In what would be great news for companies such as Amazon.com, eBay.com and Walmart.com, the government might allow 50 per cent foreign direct investment in e-commerce retail trading.
In a discussion paper circulated on Tuesday by the Department of Industrial Policy and Promotion under the Ministry of Commerce and Industry, the government has sought viewpoints from all stakeholders in permitting FDI in the business-to-consumer sector.
In the paper, the government has sought comments on whether 50 per cent FDI in e-commerce should be allowed without any prior approval from the government.
It has also asked whether FDI in e-commerce should encompass goods, services and intellectual property.
Apparently, while global players such as Amazon, eBay have been pushing the government to take the move, domestic players like Flipkart.com are opposed to the idea.
While there are some like HomeShop18, OLX, Quickr and Snapdeal who want the decision to go through.
Besides, retail giant WalMart has been planning to enter India with its e-commerce business, sources told Business Standard.
Even if it allows FDI, the government may put in a mandatory 40 per cent sourcing clause from small and medium enterprises, something that could put off foreign players.
“As regards domestic e-commerce companies, their views appear to be divided.
"This is on account of varying commercial considerations of entrepreneurs,” DIPP said in the paper, adding that while some companies are open to allowing 100 per cent FDI in the sector, some want tough riders including 40 per cent local sourcing.
Recently, Indian information technology industry body Nasscom had demanded mandatory local sourcing.
According to Arvind Singhal of Technopak, the government should allow 100 per cent FDI in e-commerce and try to avoid putting mandatory sourcing clause, which might act as a major deterrent for foreign players to enter India.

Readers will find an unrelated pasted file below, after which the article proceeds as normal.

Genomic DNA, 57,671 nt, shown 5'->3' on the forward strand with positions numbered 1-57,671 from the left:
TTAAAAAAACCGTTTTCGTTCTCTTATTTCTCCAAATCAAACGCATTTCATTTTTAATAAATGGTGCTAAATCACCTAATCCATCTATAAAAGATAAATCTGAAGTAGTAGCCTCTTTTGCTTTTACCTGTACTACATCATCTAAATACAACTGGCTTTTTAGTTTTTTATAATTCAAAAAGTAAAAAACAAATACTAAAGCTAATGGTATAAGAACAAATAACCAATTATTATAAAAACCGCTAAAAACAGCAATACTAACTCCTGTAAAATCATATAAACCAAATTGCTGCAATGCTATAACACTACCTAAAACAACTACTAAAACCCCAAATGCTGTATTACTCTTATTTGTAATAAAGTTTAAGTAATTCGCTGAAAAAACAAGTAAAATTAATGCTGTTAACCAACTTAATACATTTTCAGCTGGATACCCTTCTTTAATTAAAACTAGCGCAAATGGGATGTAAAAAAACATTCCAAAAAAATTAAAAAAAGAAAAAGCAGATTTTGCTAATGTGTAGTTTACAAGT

DIPP stated in the discussion paper, which has been put up in its website, that online retail is set for a major leap in the country thanks to several factors such as rising disposable income, rapid urbanisation, increasing usage of technology and cost of running brick-and-mortar stores, among others.
Enlisting some of the advantages in allowing FDI in this segment, DIPP said the move will boost infrastructure development by establishing robust supply chain, distribution system and warehousing.
It also said this will give an impetus to the manufacturing sector, lead to reduced cost, and generate employment.
However, it also said that permitting FDI in business-to-consumer online retailing will negate the FDI policy in multibrand retail as FDI in e-commerce will give the companies unlimited reach to consumers across all geographies.
The discussion paper also highlighted the fact that Indian e-commerce market is at a nascent stage of development.
As a result, entry of global players will have adverse impact on this domestic industry, thereby leading to monopolies in e-commerce, manufacturing, logistics and retail sector.
It also said opening business-to-consumer on inventory-based model might “seriously impact” small time businesses and traders leading to large-scale unemployment.
Once the viewpoints are collated, the DIPP is expected to prepare a draft Cabinet note for an inter-ministerial discussion.
According to DIPP, over 70 per cent of all consumer e-commerce transactions in India are travel-related, mostly online booking of airline tickets, railway tickets and hotel bookings.
The biggest players in the travel category are Makemytrip.com, Yatra.com and IRCTC. Non-travel related online commerce comprises 25-30 per cent of the B2C e-commerce market.
Around 63 per cent of e-commerce ventures have been started by first time entrepreneurs. Major domestic e-commerce companies are Flipkart, Snapdeal, Fashionandyou, Myntrainkfruit, Dealsandyou, and Homeshop18, among others.
At present, 100 per cent FDI is allowed in business-to-business e-commerce, while B2C is prohibited.
Besides, there is a mandatory 30 per cent local sourcing norms for foreign players.